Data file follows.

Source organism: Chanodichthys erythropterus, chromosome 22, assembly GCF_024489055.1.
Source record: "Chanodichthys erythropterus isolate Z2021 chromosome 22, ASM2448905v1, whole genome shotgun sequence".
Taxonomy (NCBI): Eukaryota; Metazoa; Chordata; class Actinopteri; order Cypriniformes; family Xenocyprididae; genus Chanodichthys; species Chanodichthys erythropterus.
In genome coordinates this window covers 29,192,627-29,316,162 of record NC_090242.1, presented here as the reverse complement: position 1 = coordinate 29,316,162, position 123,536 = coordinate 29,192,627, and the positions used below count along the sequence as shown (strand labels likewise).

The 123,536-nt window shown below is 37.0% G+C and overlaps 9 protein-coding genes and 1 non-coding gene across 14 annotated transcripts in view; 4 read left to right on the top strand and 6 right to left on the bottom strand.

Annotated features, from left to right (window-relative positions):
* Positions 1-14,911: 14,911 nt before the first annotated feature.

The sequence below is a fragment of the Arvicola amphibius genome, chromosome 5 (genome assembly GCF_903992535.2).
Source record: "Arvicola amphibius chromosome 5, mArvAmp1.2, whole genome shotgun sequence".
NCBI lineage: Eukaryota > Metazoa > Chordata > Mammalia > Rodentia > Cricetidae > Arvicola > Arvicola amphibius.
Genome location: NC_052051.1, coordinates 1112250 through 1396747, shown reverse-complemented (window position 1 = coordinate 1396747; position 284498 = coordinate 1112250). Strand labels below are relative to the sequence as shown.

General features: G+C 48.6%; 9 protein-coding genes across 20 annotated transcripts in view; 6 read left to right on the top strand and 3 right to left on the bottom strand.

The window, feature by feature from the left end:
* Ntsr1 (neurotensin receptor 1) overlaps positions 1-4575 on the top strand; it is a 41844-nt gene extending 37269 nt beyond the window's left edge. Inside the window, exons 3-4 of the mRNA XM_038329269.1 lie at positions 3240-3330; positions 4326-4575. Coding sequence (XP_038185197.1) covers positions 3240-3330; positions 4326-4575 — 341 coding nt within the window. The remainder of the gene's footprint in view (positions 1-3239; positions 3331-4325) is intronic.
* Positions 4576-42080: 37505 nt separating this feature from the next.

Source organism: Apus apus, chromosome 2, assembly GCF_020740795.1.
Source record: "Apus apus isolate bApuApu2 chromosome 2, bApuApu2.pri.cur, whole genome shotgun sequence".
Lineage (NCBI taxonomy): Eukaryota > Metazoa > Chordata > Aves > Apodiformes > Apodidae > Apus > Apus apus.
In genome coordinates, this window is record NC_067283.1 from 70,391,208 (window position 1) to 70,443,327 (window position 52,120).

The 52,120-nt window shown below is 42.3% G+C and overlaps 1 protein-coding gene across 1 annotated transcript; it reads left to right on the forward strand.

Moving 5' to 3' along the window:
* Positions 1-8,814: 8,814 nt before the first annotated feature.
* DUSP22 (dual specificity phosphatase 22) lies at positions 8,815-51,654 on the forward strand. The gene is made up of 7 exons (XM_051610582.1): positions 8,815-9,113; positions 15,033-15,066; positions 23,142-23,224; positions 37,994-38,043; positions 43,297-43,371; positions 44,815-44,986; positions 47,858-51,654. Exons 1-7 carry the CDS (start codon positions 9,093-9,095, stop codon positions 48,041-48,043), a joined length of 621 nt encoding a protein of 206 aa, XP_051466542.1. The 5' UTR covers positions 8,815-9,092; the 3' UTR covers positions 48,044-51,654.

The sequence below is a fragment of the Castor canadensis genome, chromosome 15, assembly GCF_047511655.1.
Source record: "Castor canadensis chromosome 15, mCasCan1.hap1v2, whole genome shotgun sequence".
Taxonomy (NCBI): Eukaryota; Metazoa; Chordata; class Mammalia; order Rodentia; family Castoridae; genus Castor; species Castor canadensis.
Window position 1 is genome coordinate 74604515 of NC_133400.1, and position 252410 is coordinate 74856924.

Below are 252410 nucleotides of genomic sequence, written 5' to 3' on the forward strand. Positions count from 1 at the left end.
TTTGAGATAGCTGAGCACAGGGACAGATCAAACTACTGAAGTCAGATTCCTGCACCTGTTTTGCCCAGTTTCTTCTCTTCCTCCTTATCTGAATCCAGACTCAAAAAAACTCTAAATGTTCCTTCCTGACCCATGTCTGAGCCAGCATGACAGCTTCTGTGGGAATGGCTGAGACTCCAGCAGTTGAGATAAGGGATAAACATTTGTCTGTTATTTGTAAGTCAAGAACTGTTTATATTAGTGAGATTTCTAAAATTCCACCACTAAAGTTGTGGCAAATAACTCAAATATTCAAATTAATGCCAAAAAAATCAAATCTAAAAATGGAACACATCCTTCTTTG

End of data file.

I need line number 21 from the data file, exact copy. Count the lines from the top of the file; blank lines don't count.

Moving 5' to 3' along the window: